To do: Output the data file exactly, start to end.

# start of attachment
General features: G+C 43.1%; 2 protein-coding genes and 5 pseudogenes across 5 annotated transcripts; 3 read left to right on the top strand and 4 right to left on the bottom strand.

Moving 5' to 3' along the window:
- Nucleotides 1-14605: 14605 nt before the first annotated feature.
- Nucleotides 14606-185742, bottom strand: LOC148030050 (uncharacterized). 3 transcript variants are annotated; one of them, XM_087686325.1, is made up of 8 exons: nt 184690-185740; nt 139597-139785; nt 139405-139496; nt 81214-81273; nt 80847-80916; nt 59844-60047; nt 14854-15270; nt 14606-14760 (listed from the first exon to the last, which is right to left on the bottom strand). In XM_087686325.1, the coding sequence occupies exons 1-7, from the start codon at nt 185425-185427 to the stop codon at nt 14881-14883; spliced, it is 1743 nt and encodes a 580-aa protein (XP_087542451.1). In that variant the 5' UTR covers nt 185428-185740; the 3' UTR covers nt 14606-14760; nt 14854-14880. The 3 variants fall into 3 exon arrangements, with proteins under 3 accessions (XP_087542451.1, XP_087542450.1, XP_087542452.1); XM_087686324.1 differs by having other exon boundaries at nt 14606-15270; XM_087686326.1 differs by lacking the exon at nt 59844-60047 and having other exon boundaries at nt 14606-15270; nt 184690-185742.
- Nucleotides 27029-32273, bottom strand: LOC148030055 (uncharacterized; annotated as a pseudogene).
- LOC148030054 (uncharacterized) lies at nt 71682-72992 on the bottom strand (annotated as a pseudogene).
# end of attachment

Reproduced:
General features: G+C 43.1%; 2 protein-coding genes and 5 pseudogenes across 5 annotated transcripts; 3 read left to right on the top strand and 4 right to left on the bottom strand.

Moving 5' to 3' along the window:
- Nucleotides 1-14605: 14605 nt before the first annotated feature.
- Nucleotides 14606-185742, bottom strand: LOC148030050 (uncharacterized). 3 transcript variants are annotated; one of them, XM_087686325.1, is made up of 8 exons: nt 184690-185740; nt 139597-139785; nt 139405-139496; nt 81214-81273; nt 80847-80916; nt 59844-60047; nt 14854-15270; nt 14606-14760 (listed from the first exon to the last, which is right to left on the bottom strand). In XM_087686325.1, the coding sequence occupies exons 1-7, from the start codon at nt 185425-185427 to the stop codon at nt 14881-14883; spliced, it is 1743 nt and encodes a 580-aa protein (XP_087542451.1). In that variant the 5' UTR covers nt 185428-185740; the 3' UTR covers nt 14606-14760; nt 14854-14880. The 3 variants fall into 3 exon arrangements, with proteins under 3 accessions (XP_087542451.1, XP_087542450.1, XP_087542452.1); XM_087686324.1 differs by having other exon boundaries at nt 14606-15270; XM_087686326.1 differs by lacking the exon at nt 59844-60047 and having other exon boundaries at nt 14606-15270; nt 184690-185742.
- Nucleotides 27029-32273, bottom strand: LOC148030055 (uncharacterized; annotated as a pseudogene).
- LOC148030054 (uncharacterized) lies at nt 71682-72992 on the bottom strand (annotated as a pseudogene).